There is no bigger milestone in a marriage or relationship than when you become parents. You know challenges lie ahead, but you don't understand how big or important they'll until you're in the thick of it. There are countless things my husband and I said we'd never do before we had kids, and we've literally done all of them: bed sharing, extended breastfeeding, and feeding our daughters food that isn't organic — these are just a few of the big "nos" we're totally guilty of. And for the most part, we've handled these mistakes in stride. But our biggest parenting fight changed everything, and it had nothing to do with sharing the bed, extended breastfeeding, or serving our kids processed snacks.
To be honest, it's not like my husband and I sat down and had a formal conversations about how we'd discipline our children. We were too busy living in the moment to discuss all the future what ifs. Not to mention, he was deployed for the first eight months of our daughter's life and so the parenting decisions pretty much fell on my shoulders. Obviously, an infant doesn't need to be disciplined, and since my parenting philosophies fell under the Gentle Parenting/Attachment Parenting categories, it was only natural that I'd continue down that path the older she got. But I didn't really communicate this all that well to my husband, unfortunately, and that's how we ended up having one of our biggest parenting fights.
In the time my husband was away, I'd been trucking along, making all of the decisions, telling him what I thought was best based off all of my "research" (which is a word he still scoffs at today). When he got back, he followed along because he traveled so much for work and trusted me to make all of the decisions. And honestly, even if he didn't agree with me, he went along with it anyways because he didn't want to upset me. But eventually, we hit a road block. And that's when the blowup happened.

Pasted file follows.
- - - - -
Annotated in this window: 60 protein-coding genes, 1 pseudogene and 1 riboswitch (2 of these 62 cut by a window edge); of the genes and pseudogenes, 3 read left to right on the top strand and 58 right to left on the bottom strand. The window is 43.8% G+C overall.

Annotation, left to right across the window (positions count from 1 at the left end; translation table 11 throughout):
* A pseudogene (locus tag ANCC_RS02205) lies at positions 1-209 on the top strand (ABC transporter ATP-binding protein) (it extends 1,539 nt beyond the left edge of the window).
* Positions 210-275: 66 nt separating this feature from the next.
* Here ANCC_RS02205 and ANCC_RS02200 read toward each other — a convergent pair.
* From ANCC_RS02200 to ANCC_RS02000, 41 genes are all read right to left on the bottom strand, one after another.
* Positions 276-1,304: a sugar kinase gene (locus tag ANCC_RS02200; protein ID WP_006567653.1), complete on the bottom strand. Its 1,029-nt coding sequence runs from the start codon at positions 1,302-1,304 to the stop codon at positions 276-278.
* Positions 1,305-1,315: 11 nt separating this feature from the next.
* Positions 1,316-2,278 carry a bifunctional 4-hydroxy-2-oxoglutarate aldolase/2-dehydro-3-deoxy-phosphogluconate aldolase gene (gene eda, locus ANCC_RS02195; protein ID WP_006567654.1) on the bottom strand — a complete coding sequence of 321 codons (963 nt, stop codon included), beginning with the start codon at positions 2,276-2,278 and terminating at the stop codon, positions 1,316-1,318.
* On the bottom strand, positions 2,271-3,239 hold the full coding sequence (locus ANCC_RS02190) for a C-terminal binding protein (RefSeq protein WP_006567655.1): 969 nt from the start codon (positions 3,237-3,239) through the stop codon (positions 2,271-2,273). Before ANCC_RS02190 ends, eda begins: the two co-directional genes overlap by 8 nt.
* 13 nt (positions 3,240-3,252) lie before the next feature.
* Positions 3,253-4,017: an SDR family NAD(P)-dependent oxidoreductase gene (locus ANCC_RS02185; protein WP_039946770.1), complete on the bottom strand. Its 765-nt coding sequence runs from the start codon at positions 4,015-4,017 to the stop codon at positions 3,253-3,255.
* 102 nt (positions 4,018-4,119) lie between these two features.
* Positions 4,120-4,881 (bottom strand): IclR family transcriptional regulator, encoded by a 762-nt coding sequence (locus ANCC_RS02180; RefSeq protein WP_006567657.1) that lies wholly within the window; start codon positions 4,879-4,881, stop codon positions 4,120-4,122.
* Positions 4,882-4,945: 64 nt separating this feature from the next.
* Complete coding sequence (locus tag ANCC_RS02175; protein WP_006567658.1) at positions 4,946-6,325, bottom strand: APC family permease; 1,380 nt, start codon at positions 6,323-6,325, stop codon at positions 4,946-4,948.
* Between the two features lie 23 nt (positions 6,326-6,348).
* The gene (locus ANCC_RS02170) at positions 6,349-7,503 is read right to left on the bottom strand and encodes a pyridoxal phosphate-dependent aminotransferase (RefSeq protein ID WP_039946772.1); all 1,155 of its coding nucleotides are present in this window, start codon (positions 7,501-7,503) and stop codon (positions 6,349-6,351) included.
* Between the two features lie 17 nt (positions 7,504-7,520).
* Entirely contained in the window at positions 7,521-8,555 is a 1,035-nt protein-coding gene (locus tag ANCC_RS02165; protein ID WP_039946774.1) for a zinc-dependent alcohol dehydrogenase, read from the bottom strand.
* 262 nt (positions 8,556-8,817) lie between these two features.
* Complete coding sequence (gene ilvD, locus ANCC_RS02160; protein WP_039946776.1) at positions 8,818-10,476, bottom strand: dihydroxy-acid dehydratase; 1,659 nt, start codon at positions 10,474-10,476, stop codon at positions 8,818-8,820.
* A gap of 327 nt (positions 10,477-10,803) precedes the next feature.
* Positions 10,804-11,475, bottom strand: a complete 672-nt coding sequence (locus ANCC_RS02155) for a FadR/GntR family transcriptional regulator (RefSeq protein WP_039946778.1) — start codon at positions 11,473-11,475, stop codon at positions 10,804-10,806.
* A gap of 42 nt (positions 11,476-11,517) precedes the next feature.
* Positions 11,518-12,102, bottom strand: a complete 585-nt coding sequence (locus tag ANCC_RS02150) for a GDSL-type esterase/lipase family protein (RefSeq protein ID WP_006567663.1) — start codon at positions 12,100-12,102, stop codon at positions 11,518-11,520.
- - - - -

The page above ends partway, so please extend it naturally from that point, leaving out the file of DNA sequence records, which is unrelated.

I didn't talk with him about it afterward and he built up such frustration and resentment towards me because he felt like I wasn't letting him parent.
My oldest daughter was in the throes of the terrible twos, and so she did what most 2 year olds would do: She threw a fit one night before bedtime. I don't remember all of the details (sh*t gets fuzzy when you're an exhausted parent), but it ended with Jayson, my husband, putting her in timeout. The problem with this timeout was that, a) she was just barely 2 years old and didn't really comprehend why she was being forced to stand in front of a wall, and b) I'd recently read a gentle parenting article in a magazine about timeouts and according to the article, the way Jayson went about his timeout had obviously been all wrong. So, I intervened and comforted her because I knew she didn't understand what was going on, and naturally, he and I ignored each other all night. That was strike one.
As her tantrums grew and become more and more frequent, our tempers flared regularly. We clearly hadn't prepared ourselves for our once sweet and quiet child to go through this phase. And so we started a nasty little cycle: He'd overreact and yell at Sadie, and I'd run to her defense, essentially undermining everything he tried to do. I didn't talk with him about it afterward and he built up such frustration and resentment towards me because he felt like I wasn't letting him parent.